Thursday, August 09, 2007

New research studies out

The list keeps piling up. Just a few studies can be refuted as being interpreted wrong or biased, but as more and more research piles up showing pesticides as being dangerous, organics as having more nutrition, etc. it will get harder and harder to ignore or dismiss. Check out the latest wave of studies here:
Breaking News!
New Studies Broaden Scientific Support for Five Dimensions of the Organic Benefit

I. Linkage Established Between Pesticides and Autism

For years epidemiologists have seen hints of a link between pesticide exposure and autism. As of July 30, 2007, these days are over. Scientists working for the California Department of Health Services have found that pregnant women living near fields sprayed with the common insecticides dicofol and endosulfan were six-times more likely to give birth to children with "Autism Spectrum Disorders" (ASD) than women living many miles from treated fields.

Six-times higher risk - it is very rare for such a large and statistically significant difference to be found in a study of this kind. Plus, the authors report that the closer a mother lived to treated fields, and/or the more pounds of pesticides applied, the greater the risk.

These two insecticides are the last widely used organochlorines - the family of insecticides including DDT, chlordane, aldrin, and toxaphene, among others. Both are known endocrine disruptors, they are persistent in the environment, and bioaccumulate up food chains. Residues of these insecticides, in particular endosulfan, are common in conventional fruits and vegetables, especially imports. This study should compel the EPA to finally take decisive action to end exposures to these two insecticides.

The full study appeared in the online version of Environmental Health Perspectives and is available free of charge.

II. Organic Milk and Meat Dramatically Enhances the Nutritional Quality of Mom's Breast Milk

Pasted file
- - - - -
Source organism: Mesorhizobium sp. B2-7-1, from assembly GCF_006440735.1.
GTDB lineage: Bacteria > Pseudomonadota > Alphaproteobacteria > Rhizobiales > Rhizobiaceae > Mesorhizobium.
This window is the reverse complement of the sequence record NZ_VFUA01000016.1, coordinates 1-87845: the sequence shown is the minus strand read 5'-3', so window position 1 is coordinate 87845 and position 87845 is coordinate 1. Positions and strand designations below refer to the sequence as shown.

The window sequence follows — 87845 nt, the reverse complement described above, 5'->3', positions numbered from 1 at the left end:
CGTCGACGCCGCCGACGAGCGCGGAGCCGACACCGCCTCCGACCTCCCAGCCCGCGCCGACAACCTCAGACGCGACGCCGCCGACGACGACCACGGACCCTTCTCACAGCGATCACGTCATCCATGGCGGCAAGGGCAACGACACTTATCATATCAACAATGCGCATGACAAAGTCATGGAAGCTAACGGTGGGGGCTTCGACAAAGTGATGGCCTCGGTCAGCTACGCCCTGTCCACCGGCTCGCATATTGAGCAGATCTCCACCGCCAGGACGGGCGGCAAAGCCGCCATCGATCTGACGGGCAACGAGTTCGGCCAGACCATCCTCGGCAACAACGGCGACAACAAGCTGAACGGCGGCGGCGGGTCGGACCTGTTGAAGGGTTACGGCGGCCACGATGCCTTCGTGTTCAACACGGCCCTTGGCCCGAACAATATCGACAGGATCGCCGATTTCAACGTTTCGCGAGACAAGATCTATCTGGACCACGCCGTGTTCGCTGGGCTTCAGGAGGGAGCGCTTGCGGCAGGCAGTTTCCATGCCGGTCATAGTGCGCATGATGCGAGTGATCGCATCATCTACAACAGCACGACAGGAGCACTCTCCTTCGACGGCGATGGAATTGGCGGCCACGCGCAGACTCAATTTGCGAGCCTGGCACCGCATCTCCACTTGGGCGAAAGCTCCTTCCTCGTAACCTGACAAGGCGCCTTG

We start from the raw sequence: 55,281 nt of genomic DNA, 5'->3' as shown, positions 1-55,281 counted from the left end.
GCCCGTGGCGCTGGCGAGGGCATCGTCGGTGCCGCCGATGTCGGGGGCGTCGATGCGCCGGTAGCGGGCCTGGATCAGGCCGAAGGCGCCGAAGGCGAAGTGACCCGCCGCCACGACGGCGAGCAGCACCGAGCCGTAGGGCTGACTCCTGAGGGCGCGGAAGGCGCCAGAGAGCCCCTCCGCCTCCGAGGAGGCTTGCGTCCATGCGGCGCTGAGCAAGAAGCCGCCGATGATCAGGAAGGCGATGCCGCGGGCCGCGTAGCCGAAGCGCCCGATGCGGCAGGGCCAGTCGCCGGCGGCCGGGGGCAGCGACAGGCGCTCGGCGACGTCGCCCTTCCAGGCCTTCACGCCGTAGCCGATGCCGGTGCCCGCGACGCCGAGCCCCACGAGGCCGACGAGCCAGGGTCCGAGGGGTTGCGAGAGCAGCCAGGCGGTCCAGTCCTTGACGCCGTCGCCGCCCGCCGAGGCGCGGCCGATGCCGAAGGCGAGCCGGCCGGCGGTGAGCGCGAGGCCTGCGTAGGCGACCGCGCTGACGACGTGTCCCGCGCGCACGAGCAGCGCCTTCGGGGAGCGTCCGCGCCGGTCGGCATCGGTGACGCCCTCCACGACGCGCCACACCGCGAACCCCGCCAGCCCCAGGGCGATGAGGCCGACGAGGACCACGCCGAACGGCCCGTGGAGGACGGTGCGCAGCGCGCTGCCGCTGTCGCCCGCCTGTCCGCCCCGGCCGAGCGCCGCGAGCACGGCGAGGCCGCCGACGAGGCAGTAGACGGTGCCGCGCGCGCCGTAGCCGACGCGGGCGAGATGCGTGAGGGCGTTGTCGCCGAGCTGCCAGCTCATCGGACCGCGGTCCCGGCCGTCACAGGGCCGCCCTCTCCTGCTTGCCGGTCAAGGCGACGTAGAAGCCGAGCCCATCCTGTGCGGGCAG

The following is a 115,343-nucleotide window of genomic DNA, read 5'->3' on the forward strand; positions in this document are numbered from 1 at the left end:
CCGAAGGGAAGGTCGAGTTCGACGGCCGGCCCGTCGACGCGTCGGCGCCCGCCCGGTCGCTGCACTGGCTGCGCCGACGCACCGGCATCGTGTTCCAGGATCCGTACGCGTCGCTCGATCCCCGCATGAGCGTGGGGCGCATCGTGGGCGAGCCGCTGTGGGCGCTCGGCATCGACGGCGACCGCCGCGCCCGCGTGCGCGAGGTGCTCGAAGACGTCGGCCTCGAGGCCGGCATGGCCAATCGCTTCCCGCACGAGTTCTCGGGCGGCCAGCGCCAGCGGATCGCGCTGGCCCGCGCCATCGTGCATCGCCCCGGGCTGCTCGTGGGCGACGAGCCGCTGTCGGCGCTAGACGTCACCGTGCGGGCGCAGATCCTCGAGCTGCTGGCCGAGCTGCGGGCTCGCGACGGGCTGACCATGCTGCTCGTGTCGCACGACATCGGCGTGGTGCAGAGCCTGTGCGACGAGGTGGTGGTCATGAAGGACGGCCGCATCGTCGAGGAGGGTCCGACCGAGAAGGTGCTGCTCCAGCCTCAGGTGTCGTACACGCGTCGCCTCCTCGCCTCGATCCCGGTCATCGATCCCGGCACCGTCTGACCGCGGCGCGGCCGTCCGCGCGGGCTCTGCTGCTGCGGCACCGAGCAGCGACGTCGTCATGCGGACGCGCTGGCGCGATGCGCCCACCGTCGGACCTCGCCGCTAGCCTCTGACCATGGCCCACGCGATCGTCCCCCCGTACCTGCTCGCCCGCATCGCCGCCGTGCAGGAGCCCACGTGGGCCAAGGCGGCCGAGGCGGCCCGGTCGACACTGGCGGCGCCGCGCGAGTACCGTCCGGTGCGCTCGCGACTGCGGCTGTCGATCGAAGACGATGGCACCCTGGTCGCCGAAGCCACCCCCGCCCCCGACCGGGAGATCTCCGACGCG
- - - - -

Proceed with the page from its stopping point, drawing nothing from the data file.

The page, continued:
Mothers consuming mostly organic milk and meat products were found to have about 50 percent higher levels of rumenic acid in their breast milk. This Conjugated Linoleic Acid (CLA) is responsible for most of the health benefits of CLAs in milk and meat. The authors of this European study published in the British Journal of Nutrition in June 2007 report that the greater reliance of organic beef and dairy farmers on pasture and forage grasses increases the levels of CLAs in milk and beef, and in turn in the breast milk of women eating organic animal products.

Details on the study are on the Center's website.

III. Organic Farming Practices Improve Water Quality in Minnesota

A team of University of Minnesota scientists studied the impact of organic and sustainable agricultural practices over three years on subsurface drainage and water quality in southwestern Minnesota. Their focus was on corn-soybean farms.

They found that organic and sustainable systems reduced the volume of subsurface drainage water discharges by 41 percent – a major benefit for the farmer, especially in dry years when lack of soil moisture cuts back yields. Organic and sustainable systems also reduced the loss of nitrate nitrogen by about 60 percent, allowing farmers to reduce fertilization rates by nearly half without sacrificing yields in most years. The improved soil quality on the organic/sustainable plots, coupled with more diverse land use patterns, were credited by the team with improving the efficiency of nutrient uptake and water infiltration and use, especially in average to wet years.

The full text of the University of Minnesota study is available free of charge.

IV. Organically Grown Melons Deliver More Vitamin C and Polyphenols

During the 2007 annual meeting of the American Society for Horticultural Science, a team from Colorado State University reported encouraging results from a two-year comparison of organic and conventional melon production systems. The team highlighted the impact of crop genetics on total antioxidant activity, which varied over ten-fold across varieties. Crop genotype accounted for 65 percent of this variation, with production system accounting for most of the rest. Organic management was found to increase both vitamin C and polyphenol.

The team's work is ongoing, and has expanded to include some key Colorado vegetable crops.

V. Pesticide Exposures Increase Risk of Gestational Diabetes

The Agricultural Health Study, underway for over a decade, has produced valuable data on the impacts of pesticides on human health. In an important March 2007 paper in "Diabetes Care," a team of government scientists found that pregnant women exposed to pesticides occupationally (i.e., spraying, mixing pesticides) had more than double the risk of developing gestational diabetes (diabetes during pregnancy). Four herbicides, including two in the phenoxy herbicide class that also includes 2,4-D (see the item on pesticide use and biotech crops below), plus three insecticides were found to be associated with elevated risk of gestational diabetes.

Additional information on this study is on the Center's website.

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